Jacob Haller (jwgh) wrote,
Jacob Haller

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Annoying science fiction device detected

I started reading John Brunner's Meeting at Infinity. Early on in the book we encounter that hoary old bit of science fiction nonsense, the inconstant π:
Pi, it seemed, was invariant. However, certain deductions from curved-space mathematics indicated conditions under with it would assume values different from the familiar 3.1416. It would remain an irrational number of course. But the physical conditions for altering its value could be described.
So the guy creates a machine that creates an area where the value of π is different, and this turns out to be a way to reach alternative universes whose history differs from Earth's proportionately to the difference between its value of π and ours.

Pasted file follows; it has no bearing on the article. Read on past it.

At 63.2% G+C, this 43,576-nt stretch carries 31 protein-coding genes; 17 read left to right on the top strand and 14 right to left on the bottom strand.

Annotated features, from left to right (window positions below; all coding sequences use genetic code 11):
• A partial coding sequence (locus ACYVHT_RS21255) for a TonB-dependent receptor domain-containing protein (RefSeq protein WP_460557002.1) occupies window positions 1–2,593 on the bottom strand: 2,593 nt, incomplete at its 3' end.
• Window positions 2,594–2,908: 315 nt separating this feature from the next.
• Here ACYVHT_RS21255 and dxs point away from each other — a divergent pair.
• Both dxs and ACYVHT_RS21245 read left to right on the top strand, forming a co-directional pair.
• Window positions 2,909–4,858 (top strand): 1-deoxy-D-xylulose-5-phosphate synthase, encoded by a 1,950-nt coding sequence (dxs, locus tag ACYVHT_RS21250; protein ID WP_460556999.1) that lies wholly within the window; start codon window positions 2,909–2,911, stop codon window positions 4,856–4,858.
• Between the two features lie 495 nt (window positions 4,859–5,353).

I think that this sort of thing comes from a misunderstanding of noneuclidean geometry (or, I suppose, a desire to annoy mathematicians). There are geometries where if you measure the circumference of a circle and divide it by the diameter you'll get a number other than 3.14159265... This doesn't change the value of the number π, though, and it has nothing to do with π's irrationality. It makes about as much sense to posit a universe where 2 has a different value.


Tags: brunner, math, science fiction

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